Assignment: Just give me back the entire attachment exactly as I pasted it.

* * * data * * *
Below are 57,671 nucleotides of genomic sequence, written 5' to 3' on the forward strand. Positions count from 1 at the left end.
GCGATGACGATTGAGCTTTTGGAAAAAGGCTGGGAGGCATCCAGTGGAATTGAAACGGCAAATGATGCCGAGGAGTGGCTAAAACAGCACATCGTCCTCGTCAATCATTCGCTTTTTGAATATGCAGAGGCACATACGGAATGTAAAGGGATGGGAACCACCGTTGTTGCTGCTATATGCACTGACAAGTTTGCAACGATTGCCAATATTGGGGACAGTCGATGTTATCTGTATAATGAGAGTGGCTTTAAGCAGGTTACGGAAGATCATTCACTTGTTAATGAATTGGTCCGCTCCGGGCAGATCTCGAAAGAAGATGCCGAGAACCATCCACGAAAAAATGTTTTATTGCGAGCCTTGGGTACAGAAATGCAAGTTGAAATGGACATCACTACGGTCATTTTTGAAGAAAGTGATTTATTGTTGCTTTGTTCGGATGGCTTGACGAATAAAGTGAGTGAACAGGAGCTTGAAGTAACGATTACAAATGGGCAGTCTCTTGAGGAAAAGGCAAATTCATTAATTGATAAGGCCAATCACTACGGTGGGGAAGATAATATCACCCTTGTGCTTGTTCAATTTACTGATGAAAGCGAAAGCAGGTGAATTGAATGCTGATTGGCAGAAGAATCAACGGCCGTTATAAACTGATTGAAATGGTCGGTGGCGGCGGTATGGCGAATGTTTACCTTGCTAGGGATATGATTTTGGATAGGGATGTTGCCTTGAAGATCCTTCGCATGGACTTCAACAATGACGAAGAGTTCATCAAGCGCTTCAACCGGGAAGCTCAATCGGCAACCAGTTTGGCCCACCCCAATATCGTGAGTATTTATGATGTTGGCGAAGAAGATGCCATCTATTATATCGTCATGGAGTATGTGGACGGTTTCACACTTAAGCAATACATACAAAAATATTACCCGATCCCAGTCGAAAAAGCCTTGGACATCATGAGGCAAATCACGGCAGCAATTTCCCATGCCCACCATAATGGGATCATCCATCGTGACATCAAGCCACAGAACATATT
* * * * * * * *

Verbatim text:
Below are 57,671 nucleotides of genomic sequence, written 5' to 3' on the forward strand. Positions count from 1 at the left end.
GCGATGACGATTGAGCTTTTGGAAAAAGGCTGGGAGGCATCCAGTGGAATTGAAACGGCAAATGATGCCGAGGAGTGGCTAAAACAGCACATCGTCCTCGTCAATCATTCGCTTTTTGAATATGCAGAGGCACATACGGAATGTAAAGGGATGGGAACCACCGTTGTTGCTGCTATATGCACTGACAAGTTTGCAACGATTGCCAATATTGGGGACAGTCGATGTTATCTGTATAATGAGAGTGGCTTTAAGCAGGTTACGGAAGATCATTCACTTGTTAATGAATTGGTCCGCTCCGGGCAGATCTCGAAAGAAGATGCCGAGAACCATCCACGAAAAAATGTTTTATTGCGAGCCTTGGGTACAGAAATGCAAGTTGAAATGGACATCACTACGGTCATTTTTGAAGAAAGTGATTTATTGTTGCTTTGTTCGGATGGCTTGACGAATAAAGTGAGTGAACAGGAGCTTGAAGTAACGATTACAAATGGGCAGTCTCTTGAGGAAAAGGCAAATTCATTAATTGATAAGGCCAATCACTACGGTGGGGAAGATAATATCACCCTTGTGCTTGTTCAATTTACTGATGAAAGCGAAAGCAGGTGAATTGAATGCTGATTGGCAGAAGAATCAACGGCCGTTATAAACTGATTGAAATGGTCGGTGGCGGCGGTATGGCGAATGTTTACCTTGCTAGGGATATGATTTTGGATAGGGATGTTGCCTTGAAGATCCTTCGCATGGACTTCAACAATGACGAAGAGTTCATCAAGCGCTTCAACCGGGAAGCTCAATCGGCAACCAGTTTGGCCCACCCCAATATCGTGAGTATTTATGATGTTGGCGAAGAAGATGCCATCTATTATATCGTCATGGAGTATGTGGACGGTTTCACACTTAAGCAATACATACAAAAATATTACCCGATCCCAGTCGAAAAAGCCTTGGACATCATGAGGCAAATCACGGCAGCAATTTCCCATGCCCACCATAATGGGATCATCCATCGTGACATCAAGCCACAGAACATATT